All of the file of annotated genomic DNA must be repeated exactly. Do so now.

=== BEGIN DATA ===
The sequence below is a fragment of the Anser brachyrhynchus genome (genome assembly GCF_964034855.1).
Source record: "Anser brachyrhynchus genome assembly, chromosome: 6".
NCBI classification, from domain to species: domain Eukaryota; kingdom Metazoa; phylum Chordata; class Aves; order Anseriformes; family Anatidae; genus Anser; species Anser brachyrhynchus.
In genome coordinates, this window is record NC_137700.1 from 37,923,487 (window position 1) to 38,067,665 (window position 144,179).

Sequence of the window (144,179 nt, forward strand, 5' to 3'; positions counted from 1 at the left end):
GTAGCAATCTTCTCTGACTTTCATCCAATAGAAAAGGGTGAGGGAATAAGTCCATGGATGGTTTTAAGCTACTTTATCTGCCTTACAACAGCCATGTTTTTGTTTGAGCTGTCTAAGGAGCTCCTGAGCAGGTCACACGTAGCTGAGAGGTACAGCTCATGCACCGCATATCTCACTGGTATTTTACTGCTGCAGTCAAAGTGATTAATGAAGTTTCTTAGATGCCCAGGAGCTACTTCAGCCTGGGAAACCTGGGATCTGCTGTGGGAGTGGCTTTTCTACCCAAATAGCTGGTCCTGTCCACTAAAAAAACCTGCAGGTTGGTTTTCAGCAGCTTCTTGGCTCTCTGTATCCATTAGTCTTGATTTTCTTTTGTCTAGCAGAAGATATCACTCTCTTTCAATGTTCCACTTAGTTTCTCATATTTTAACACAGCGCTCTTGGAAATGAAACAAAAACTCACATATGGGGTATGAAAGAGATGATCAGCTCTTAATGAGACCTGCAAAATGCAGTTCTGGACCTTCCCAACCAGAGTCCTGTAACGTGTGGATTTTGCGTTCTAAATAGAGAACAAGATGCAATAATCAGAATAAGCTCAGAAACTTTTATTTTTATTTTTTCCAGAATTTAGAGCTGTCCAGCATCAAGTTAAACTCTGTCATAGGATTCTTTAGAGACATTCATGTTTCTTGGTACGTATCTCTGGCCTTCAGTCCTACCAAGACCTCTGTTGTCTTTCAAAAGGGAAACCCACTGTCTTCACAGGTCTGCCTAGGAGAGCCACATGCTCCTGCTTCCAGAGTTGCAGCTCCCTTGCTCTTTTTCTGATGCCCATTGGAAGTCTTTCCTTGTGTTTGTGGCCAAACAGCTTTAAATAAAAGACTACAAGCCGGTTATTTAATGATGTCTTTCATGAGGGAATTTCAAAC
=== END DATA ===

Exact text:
The sequence below is a fragment of the Anser brachyrhynchus genome (genome assembly GCF_964034855.1).
Source record: "Anser brachyrhynchus genome assembly, chromosome: 6".
NCBI classification, from domain to species: domain Eukaryota; kingdom Metazoa; phylum Chordata; class Aves; order Anseriformes; family Anatidae; genus Anser; species Anser brachyrhynchus.
In genome coordinates, this window is record NC_137700.1 from 37,923,487 (window position 1) to 38,067,665 (window position 144,179).

Sequence of the window (144,179 nt, forward strand, 5' to 3'; positions counted from 1 at the left end):
GTAGCAATCTTCTCTGACTTTCATCCAATAGAAAAGGGTGAGGGAATAAGTCCATGGATGGTTTTAAGCTACTTTATCTGCCTTACAACAGCCATGTTTTTGTTTGAGCTGTCTAAGGAGCTCCTGAGCAGGTCACACGTAGCTGAGAGGTACAGCTCATGCACCGCATATCTCACTGGTATTTTACTGCTGCAGTCAAAGTGATTAATGAAGTTTCTTAGATGCCCAGGAGCTACTTCAGCCTGGGAAACCTGGGATCTGCTGTGGGAGTGGCTTTTCTACCCAAATAGCTGGTCCTGTCCACTAAAAAAACCTGCAGGTTGGTTTTCAGCAGCTTCTTGGCTCTCTGTATCCATTAGTCTTGATTTTCTTTTGTCTAGCAGAAGATATCACTCTCTTTCAATGTTCCACTTAGTTTCTCATATTTTAACACAGCGCTCTTGGAAATGAAACAAAAACTCACATATGGGGTATGAAAGAGATGATCAGCTCTTAATGAGACCTGCAAAATGCAGTTCTGGACCTTCCCAACCAGAGTCCTGTAACGTGTGGATTTTGCGTTCTAAATAGAGAACAAGATGCAATAATCAGAATAAGCTCAGAAACTTTTATTTTTATTTTTTCCAGAATTTAGAGCTGTCCAGCATCAAGTTAAACTCTGTCATAGGATTCTTTAGAGACATTCATGTTTCTTGGTACGTATCTCTGGCCTTCAGTCCTACCAAGACCTCTGTTGTCTTTCAAAAGGGAAACCCACTGTCTTCACAGGTCTGCCTAGGAGAGCCACATGCTCCTGCTTCCAGAGTTGCAGCTCCCTTGCTCTTTTTCTGATGCCCATTGGAAGTCTTTCCTTGTGTTTGTGGCCAAACAGCTTTAAATAAAAGACTACAAGCCGGTTATTTAATGATGTCTTTCATGAGGGAATTTCAAAC